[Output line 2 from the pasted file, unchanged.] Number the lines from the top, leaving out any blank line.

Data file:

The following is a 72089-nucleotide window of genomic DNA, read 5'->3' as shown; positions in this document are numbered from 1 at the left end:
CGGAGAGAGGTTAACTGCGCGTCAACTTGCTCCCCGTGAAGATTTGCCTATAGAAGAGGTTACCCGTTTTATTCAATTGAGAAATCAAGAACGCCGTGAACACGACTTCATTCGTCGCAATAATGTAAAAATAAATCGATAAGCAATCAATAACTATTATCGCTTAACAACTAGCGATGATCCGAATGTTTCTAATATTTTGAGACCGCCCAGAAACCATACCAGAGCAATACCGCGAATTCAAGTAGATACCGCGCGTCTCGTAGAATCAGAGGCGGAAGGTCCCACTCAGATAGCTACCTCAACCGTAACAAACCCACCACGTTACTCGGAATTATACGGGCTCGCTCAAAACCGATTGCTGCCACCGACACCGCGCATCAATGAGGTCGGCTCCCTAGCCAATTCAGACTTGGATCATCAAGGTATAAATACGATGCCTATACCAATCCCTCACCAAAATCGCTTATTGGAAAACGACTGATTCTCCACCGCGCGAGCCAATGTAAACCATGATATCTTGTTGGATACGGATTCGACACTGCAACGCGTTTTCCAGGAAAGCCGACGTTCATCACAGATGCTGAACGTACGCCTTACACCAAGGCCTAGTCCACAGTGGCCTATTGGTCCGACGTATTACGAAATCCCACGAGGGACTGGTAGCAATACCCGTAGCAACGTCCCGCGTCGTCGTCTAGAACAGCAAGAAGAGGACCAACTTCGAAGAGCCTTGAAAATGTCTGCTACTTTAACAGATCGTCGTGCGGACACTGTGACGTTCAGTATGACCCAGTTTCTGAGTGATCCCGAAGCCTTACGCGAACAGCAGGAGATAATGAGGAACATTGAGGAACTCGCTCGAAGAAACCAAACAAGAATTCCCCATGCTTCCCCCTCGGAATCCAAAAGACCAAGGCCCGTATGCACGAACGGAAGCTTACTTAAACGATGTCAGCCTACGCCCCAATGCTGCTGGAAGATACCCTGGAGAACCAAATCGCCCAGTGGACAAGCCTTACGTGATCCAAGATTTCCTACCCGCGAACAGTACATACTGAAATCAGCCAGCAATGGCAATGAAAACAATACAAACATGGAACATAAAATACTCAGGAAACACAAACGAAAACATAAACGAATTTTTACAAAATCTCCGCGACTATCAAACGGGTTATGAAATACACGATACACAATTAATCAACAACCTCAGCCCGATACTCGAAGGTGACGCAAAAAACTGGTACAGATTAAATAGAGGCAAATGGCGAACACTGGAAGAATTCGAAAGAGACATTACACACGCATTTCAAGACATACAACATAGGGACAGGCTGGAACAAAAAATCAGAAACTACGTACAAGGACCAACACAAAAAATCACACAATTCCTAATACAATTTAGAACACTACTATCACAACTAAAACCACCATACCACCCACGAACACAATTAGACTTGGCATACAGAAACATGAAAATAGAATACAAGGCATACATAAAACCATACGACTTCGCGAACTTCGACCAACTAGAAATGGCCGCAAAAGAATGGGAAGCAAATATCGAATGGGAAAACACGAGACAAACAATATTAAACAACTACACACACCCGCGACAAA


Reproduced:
CGGAGAGAGGTTAACTGCGCGTCAACTTGCTCCCCGTGAAGATTTGCCTATAGAAGAGGTTACCCGTTTTATTCAATTGAGAAATCAAGAACGCCGTGAACACGACTTCATTCGTCGCAATAATGTAAAAATAAATCGATAAGCAATCAATAACTATTATCGCTTAACAACTAGCGATGATCCGAATGTTTCTAATATTTTGAGACCGCCCAGAAACCATACCAGAGCAATACCGCGAATTCAAGTAGATACCGCGCGTCTCGTAGAATCAGAGGCGGAAGGTCCCACTCAGATAGCTACCTCAACCGTAACAAACCCACCACGTTACTCGGAATTATACGGGCTCGCTCAAAACCGATTGCTGCCACCGACACCGCGCATCAATGAGGTCGGCTCCCTAGCCAATTCAGACTTGGATCATCAAGGTATAAATACGATGCCTATACCAATCCCTCACCAAAATCGCTTATTGGAAAACGACTGATTCTCCACCGCGCGAGCCAATGTAAACCATGATATCTTGTTGGATACGGATTCGACACTGCAACGCGTTTTCCAGGAAAGCCGACGTTCATCACAGATGCTGAACGTACGCCTTACACCAAGGCCTAGTCCACAGTGGCCTATTGGTCCGACGTATTACGAAATCCCACGAGGGACTGGTAGCAATACCCGTAGCAACGTCCCGCGTCGTCGTCTAGAACAGCAAGAAGAGGACCAACTTCGAAGAGCCTTGAAAATGTCTGCTACTTTAACAGATCGTCGTGCGGACACTGTGACGTTCAGTATGACCCAGTTTCTGAGTGATCCCGAAGCCTTACGCGAACAGCAGGAGATAATGAGGAACATTGAGGAACTCGCTCGAAGAAACCAAACAAGAATTCCCCATGCTTCCCCCTCGGAATCCAAAAGACCAAGGCCCGTATGCACGAACGGAAGCTTACTTAAACGATGTCAGCCTACGCCCCAATGCTGCTGGAAGATACCCTGGAGAACCAAATCGCCCAGTGGACAAGCCTTACGTGATCCAAGATTTCCTACCCGCGAACAGTACATACTGAAATCAGCCAGCAATGGCAATGAAAACAATACAAACATGGAACATAAAATACTCAGGAAACACAAACGAAAACATAAACGAATTTTTACAAAATCTCCGCGACTATCAAACGGGTTATGAAATACACGATACACAATTAATCAACAACCTCAGCCCGATACTCGAAGGTGACGCAAAAAACTGGTACAGATTAAATAGAGGCAAATGGCGAACACTGGAAGAATTCGAAAGAGACATTACACACGCATTTCAAGACATACAACATAGGGACAGGCTGGAACAAAAAATCAGAAACTACGTACAAGGACCAACACAAAAAATCACACAATTCCTAATACAATTTAGAACACTACTATCACAACTAAAACCACCATACCACCCACGAACACAATTAGACTTGGCATACAGAAACATGAAAATAGAATACAAGGCATACATAAAACCATACGACTTCGCGAACTTCGACCAACTAGAAATGGCCGCAAAAGAATGGGAAGCAAATATCGAATGGGAAAACACGAGACAAACAATATTAAACAACTACACACACCCGCGACAAA